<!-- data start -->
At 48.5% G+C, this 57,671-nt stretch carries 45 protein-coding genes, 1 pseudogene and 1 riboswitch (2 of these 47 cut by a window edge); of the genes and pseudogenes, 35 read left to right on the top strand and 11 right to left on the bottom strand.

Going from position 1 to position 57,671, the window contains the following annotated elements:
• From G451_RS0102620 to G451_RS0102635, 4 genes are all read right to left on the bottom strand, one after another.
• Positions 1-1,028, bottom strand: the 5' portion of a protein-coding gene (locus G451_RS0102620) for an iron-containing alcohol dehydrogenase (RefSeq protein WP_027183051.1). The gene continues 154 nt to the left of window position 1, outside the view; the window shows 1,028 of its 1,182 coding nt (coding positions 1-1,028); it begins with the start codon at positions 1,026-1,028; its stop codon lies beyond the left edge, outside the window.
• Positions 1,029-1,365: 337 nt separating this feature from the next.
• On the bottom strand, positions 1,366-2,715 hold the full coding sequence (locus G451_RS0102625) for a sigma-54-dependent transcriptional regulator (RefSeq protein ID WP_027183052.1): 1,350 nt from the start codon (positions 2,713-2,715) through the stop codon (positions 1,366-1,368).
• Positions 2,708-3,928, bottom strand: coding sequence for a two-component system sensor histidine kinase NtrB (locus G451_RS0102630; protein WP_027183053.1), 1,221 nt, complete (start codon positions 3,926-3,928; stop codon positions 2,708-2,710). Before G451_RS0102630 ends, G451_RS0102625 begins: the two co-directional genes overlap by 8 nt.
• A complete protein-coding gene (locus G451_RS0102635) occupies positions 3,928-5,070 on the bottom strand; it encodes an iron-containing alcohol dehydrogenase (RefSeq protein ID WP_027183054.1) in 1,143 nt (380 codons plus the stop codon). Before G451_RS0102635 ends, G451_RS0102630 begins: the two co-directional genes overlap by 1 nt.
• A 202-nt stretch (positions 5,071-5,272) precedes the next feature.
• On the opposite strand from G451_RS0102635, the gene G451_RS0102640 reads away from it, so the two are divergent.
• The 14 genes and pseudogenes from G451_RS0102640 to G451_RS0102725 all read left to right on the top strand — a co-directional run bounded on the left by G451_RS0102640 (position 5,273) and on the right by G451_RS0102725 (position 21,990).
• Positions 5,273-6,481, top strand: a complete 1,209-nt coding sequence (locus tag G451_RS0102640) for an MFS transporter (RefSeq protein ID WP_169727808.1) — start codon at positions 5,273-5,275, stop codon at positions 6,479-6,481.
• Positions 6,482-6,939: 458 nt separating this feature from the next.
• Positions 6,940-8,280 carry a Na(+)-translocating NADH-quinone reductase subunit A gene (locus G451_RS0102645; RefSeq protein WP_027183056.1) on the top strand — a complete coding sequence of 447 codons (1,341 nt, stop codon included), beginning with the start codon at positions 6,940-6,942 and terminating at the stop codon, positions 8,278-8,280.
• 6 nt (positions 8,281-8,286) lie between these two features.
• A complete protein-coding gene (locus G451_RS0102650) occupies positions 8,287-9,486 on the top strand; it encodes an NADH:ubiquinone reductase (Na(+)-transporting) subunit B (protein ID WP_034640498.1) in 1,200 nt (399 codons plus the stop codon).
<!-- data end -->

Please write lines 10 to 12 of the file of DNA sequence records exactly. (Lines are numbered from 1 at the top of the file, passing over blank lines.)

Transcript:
• On the opposite strand from G451_RS0102635, the gene G451_RS0102640 reads away from it, so the two are divergent.
• The 14 genes and pseudogenes from G451_RS0102640 to G451_RS0102725 all read left to right on the top strand — a co-directional run bounded on the left by G451_RS0102640 (position 5,273) and on the right by G451_RS0102725 (position 21,990).
• Positions 5,273-6,481, top strand: a complete 1,209-nt coding sequence (locus tag G451_RS0102640) for an MFS transporter (RefSeq protein ID WP_169727808.1) — start codon at positions 5,273-5,275, stop codon at positions 6,479-6,481.